Making Nice

Making Nice (1,242)

August 18th, 2011

When I get up every morning and have the blessing of sharing this jonathots with people all over the world, I feel a great responsibility to try to be positive and certainly edifying. You and I hear too much negativity. Today is jonathots number 1,242. That means that for 1,242 days I have shared my thoughts, heart, silliness, discoveries and journey.

Yes—I feel a great sense of need to be an exhorter—one who tries to find the brighter side of the coin instead of constantly flipping it to produce the darker side. Yet I must tell you that in the pursuit of “making nice,” we must all realize that to actually discover things that are real, lasting, spiritual and emotionally uplifting, we do have to dispel myths and falsehoods that eat away at the foundation of our joy and contentment.

There is not a night that I perform in front of an audience that I’m not thrilled to have such an opportunity. I know it sounds unrealistic, but I am constantly enthralled with the process. Oh, sometimes I get tired and creaky and I’m not particularly excited about carrying in my equipment or doing a sound check, but by the time I get to my green room to sip some water, eat some fruit and change my clothes, I am ready to interact with my fellow-human-beings and give them the little dab that God has granted me.

Candidly, though, I must tell you that the reactions are not always the same. What Jesus said is absolutely true—that “we must be careful when all men speak well of us.” I also must be careful that I do not write down some of my revelations in road travel based upon weariness, or connote to you in any way that some unfavorable response was limited to a particular village or town. It is not so.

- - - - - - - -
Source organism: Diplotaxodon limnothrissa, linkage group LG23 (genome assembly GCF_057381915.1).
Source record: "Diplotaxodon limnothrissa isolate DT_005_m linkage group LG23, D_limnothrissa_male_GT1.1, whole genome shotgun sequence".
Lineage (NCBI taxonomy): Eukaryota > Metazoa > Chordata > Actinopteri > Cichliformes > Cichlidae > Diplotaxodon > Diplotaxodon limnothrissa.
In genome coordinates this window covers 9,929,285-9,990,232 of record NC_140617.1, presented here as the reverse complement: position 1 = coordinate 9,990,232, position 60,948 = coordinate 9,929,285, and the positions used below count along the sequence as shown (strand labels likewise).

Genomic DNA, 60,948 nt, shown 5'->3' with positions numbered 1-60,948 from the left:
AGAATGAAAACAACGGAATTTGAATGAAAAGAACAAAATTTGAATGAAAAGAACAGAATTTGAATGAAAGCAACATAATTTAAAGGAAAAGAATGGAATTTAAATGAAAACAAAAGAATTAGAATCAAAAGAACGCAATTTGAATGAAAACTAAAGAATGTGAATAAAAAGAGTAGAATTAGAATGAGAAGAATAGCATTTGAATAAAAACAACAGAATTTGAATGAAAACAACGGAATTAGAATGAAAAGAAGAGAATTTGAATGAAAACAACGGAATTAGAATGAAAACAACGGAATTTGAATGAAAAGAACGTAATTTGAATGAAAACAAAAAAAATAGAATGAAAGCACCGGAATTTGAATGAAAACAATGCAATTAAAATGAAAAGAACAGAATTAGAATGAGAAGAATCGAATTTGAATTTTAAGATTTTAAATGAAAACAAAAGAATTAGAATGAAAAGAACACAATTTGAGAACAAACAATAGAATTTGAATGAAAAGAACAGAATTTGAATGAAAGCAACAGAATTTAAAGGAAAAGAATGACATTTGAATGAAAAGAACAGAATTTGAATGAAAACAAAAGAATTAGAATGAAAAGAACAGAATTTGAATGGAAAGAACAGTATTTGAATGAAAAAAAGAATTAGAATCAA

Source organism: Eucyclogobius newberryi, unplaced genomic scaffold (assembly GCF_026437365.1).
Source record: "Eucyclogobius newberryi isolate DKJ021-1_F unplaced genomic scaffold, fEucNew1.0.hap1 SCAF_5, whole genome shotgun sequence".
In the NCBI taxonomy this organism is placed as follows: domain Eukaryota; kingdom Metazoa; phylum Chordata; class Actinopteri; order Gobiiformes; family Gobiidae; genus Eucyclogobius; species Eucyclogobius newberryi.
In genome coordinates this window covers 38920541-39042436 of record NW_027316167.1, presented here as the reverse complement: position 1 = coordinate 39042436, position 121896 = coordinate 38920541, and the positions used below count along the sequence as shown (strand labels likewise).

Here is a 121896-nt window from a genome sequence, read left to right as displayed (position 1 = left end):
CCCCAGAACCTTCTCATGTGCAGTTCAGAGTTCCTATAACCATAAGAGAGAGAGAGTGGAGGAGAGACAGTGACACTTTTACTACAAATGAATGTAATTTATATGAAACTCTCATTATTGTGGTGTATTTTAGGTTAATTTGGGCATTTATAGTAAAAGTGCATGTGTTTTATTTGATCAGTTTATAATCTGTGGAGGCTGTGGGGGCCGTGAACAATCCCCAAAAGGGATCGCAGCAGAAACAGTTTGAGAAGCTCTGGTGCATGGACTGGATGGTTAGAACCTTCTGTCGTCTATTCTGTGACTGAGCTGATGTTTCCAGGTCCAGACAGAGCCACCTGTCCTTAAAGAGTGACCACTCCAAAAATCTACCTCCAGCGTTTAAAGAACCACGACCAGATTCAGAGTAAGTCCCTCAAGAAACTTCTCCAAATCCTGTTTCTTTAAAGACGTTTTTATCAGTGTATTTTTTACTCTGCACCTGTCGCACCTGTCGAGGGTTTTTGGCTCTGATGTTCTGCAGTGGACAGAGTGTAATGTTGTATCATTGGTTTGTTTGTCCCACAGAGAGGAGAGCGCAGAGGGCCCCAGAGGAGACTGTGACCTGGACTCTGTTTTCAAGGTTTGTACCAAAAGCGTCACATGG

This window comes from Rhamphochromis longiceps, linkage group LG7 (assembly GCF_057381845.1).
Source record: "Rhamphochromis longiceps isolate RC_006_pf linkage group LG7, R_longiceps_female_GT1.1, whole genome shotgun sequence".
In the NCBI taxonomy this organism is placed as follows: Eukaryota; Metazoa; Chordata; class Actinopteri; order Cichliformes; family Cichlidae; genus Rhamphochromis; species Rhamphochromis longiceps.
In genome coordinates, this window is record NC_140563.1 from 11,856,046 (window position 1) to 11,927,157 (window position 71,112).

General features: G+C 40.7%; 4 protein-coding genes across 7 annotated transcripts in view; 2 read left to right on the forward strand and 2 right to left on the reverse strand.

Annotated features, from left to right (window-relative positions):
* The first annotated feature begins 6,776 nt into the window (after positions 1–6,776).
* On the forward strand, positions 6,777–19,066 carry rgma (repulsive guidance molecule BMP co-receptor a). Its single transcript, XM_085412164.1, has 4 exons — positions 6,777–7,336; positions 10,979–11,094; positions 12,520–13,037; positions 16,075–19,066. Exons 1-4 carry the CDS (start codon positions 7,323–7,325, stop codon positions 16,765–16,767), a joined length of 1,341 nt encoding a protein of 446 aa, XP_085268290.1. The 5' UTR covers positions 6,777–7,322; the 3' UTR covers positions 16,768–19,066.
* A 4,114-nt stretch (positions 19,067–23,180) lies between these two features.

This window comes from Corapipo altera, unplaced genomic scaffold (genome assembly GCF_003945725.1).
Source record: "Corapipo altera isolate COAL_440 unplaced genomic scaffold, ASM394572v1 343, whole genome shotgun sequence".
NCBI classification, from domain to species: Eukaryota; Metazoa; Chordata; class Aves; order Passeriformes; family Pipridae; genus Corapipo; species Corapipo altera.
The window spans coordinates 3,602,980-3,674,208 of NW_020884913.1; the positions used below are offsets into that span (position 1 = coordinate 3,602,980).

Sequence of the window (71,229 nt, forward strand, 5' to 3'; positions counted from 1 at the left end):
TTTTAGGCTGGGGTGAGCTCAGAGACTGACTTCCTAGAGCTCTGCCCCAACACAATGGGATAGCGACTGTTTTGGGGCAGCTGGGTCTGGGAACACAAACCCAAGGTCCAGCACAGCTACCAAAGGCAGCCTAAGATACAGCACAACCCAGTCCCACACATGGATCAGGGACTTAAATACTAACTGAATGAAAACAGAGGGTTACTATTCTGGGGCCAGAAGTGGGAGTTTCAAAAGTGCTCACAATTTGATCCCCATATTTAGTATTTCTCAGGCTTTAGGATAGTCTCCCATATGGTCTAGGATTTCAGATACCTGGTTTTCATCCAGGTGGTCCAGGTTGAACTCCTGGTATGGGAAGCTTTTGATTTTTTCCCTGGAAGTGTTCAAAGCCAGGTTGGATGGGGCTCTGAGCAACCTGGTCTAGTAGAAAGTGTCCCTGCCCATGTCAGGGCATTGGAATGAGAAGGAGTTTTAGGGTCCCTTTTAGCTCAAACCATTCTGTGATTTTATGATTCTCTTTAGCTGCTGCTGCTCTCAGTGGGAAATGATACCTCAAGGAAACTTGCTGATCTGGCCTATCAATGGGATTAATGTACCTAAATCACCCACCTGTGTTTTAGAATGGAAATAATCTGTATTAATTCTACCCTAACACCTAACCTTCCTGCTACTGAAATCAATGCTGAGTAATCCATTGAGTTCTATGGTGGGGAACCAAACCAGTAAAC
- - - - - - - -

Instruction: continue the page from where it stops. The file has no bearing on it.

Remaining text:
Every night when I arrive at a concert, I am universally greeted with apathy. It seems a little perplexing, because these are the people who actually decided to attend, and yet they project the new American ridiculous notion that “there’s nothing new under the sun” and that blessing is really not available. It probably takes the first ten minutes of my show to break through the crustiness of a society that has given up on the notion of being anointed or changed.

You may find that critical. I don’t. I think it’s a living reality that causes our politicians to ignore the masses in favor of their own will. It prompts religionists to believe that mankind is either all-depraved or somehow all-good—yet absent enthusiasm. And it allows corporations to think they can manipulate the surrounding horde to perform whatever function they deem necessary. Some things in life are just wrong.

Fortunately for me, God has given me humor, music, a bit of cleverness and a voice which allows me to address these injustices with a jocular style instead of hell-fire and brimstone. But it doesn’t change the problem. It doesn’t create an atmosphere that is ideal simply because we all want to “make nice.” Here are the five things I know that are presently imbalanced in our society: